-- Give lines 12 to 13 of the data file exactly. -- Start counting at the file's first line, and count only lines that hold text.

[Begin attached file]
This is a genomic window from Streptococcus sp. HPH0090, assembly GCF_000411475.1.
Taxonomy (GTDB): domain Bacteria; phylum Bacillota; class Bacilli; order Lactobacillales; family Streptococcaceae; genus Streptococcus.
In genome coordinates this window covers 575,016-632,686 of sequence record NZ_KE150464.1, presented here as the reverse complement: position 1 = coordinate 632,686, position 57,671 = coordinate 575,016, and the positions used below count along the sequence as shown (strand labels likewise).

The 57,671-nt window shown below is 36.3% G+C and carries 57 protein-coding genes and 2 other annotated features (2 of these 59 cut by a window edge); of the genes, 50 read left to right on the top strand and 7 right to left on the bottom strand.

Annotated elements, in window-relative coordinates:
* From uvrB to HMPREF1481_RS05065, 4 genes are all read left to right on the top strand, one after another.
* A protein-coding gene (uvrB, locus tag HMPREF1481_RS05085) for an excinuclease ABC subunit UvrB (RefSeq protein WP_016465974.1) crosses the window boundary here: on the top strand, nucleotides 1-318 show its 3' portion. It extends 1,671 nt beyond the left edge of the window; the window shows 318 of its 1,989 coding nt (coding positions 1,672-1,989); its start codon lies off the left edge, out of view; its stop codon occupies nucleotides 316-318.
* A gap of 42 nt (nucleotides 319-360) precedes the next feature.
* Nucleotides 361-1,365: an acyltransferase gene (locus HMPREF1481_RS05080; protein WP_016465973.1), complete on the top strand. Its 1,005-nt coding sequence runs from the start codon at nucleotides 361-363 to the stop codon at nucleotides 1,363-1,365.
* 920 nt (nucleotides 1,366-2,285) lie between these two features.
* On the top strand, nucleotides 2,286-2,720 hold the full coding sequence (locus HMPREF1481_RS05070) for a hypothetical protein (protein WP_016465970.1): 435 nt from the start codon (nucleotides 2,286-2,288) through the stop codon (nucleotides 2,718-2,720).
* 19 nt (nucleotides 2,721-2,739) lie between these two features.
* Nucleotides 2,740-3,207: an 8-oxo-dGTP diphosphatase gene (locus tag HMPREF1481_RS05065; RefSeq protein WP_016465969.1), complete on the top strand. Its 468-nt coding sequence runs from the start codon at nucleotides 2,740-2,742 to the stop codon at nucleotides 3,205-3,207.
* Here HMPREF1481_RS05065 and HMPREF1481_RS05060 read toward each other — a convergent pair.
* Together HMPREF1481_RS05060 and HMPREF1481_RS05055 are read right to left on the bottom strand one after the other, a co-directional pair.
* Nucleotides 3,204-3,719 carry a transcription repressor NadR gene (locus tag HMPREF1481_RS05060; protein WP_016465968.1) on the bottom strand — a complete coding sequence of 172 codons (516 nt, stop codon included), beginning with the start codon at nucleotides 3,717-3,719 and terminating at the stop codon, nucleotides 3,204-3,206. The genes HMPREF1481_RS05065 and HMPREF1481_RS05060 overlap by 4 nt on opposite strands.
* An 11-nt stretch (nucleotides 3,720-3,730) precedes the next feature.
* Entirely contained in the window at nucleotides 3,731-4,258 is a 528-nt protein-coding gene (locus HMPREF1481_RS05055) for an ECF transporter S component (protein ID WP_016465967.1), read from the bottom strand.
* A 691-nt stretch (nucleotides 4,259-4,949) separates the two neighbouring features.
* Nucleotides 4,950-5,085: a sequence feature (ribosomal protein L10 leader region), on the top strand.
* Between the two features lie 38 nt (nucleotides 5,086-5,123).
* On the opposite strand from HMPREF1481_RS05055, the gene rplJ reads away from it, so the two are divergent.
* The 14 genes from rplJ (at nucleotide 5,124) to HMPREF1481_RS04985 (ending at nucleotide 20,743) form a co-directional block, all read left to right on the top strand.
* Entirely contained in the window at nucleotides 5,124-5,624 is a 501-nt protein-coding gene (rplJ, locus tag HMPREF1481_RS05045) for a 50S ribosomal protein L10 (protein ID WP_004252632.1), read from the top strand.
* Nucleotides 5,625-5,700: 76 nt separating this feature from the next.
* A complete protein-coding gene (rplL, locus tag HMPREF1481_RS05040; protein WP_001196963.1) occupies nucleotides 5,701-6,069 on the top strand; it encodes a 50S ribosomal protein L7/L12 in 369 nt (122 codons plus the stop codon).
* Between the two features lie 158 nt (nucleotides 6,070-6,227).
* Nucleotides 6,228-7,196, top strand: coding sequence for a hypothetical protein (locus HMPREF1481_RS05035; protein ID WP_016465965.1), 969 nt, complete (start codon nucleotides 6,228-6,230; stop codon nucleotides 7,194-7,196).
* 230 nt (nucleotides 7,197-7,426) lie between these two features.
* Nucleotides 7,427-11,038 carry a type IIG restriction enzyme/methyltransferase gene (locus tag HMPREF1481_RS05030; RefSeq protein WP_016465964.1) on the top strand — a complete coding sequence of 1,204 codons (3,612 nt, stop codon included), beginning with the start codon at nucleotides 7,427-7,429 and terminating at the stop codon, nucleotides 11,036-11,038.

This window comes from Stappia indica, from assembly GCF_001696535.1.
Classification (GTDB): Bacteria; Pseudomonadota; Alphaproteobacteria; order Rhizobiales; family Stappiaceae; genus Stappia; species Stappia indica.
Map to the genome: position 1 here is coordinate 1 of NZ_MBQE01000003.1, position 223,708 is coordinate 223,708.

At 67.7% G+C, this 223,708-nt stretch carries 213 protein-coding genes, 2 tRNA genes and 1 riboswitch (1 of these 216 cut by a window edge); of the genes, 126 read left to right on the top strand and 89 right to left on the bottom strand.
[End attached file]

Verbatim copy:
* 19 nt (nucleotides 2,721-2,739) lie between these two features.
* Nucleotides 2,740-3,207: an 8-oxo-dGTP diphosphatase gene (locus tag HMPREF1481_RS05065; RefSeq protein WP_016465969.1), complete on the top strand. Its 468-nt coding sequence runs from the start codon at nucleotides 2,740-2,742 to the stop codon at nucleotides 3,205-3,207.